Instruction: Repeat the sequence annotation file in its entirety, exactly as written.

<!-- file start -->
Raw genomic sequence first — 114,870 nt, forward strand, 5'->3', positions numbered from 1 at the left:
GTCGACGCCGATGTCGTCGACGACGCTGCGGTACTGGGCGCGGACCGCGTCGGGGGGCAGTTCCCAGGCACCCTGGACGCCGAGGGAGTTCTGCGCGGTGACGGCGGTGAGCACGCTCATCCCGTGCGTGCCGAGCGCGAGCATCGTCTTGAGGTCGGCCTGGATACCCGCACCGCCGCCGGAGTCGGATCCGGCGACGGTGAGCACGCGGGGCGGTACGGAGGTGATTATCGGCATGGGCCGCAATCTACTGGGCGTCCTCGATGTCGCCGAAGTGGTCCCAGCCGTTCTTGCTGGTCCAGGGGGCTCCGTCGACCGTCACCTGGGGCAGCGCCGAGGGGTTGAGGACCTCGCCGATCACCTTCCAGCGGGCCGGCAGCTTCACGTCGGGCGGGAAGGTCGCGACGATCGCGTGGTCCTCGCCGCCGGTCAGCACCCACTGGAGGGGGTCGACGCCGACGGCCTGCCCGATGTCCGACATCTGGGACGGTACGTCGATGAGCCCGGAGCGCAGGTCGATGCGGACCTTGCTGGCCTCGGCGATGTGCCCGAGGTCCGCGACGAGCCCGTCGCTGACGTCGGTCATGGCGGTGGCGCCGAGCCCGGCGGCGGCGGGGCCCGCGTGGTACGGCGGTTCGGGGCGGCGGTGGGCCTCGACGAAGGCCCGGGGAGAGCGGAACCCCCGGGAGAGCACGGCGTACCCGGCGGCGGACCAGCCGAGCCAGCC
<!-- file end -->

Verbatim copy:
Raw genomic sequence first — 114,870 nt, forward strand, 5'->3', positions numbered from 1 at the left:
GTCGACGCCGATGTCGTCGACGACGCTGCGGTACTGGGCGCGGACCGCGTCGGGGGGCAGTTCCCAGGCACCCTGGACGCCGAGGGAGTTCTGCGCGGTGACGGCGGTGAGCACGCTCATCCCGTGCGTGCCGAGCGCGAGCATCGTCTTGAGGTCGGCCTGGATACCCGCACCGCCGCCGGAGTCGGATCCGGCGACGGTGAGCACGCGGGGCGGTACGGAGGTGATTATCGGCATGGGCCGCAATCTACTGGGCGTCCTCGATGTCGCCGAAGTGGTCCCAGCCGTTCTTGCTGGTCCAGGGGGCTCCGTCGACCGTCACCTGGGGCAGCGCCGAGGGGTTGAGGACCTCGCCGATCACCTTCCAGCGGGCCGGCAGCTTCACGTCGGGCGGGAAGGTCGCGACGATCGCGTGGTCCTCGCCGCCGGTCAGCACCCACTGGAGGGGGTCGACGCCGACGGCCTGCCCGATGTCCGACATCTGGGACGGTACGTCGATGAGCCCGGAGCGCAGGTCGATGCGGACCTTGCTGGCCTCGGCGATGTGCCCGAGGTCCGCGACGAGCCCGTCGCTGACGTCGGTCATGGCGGTGGCGCCGAGCCCGGCGGCGGCGGGGCCCGCGTGGTACGGCGGTTCGGGGCGGCGGTGGGCCTCGACGAAGGCCCGGGGAGAGCGGAACCCCCGGGAGAGCACGGCGTACCCGGCGGCGGACCAGCCGAGCCAGCC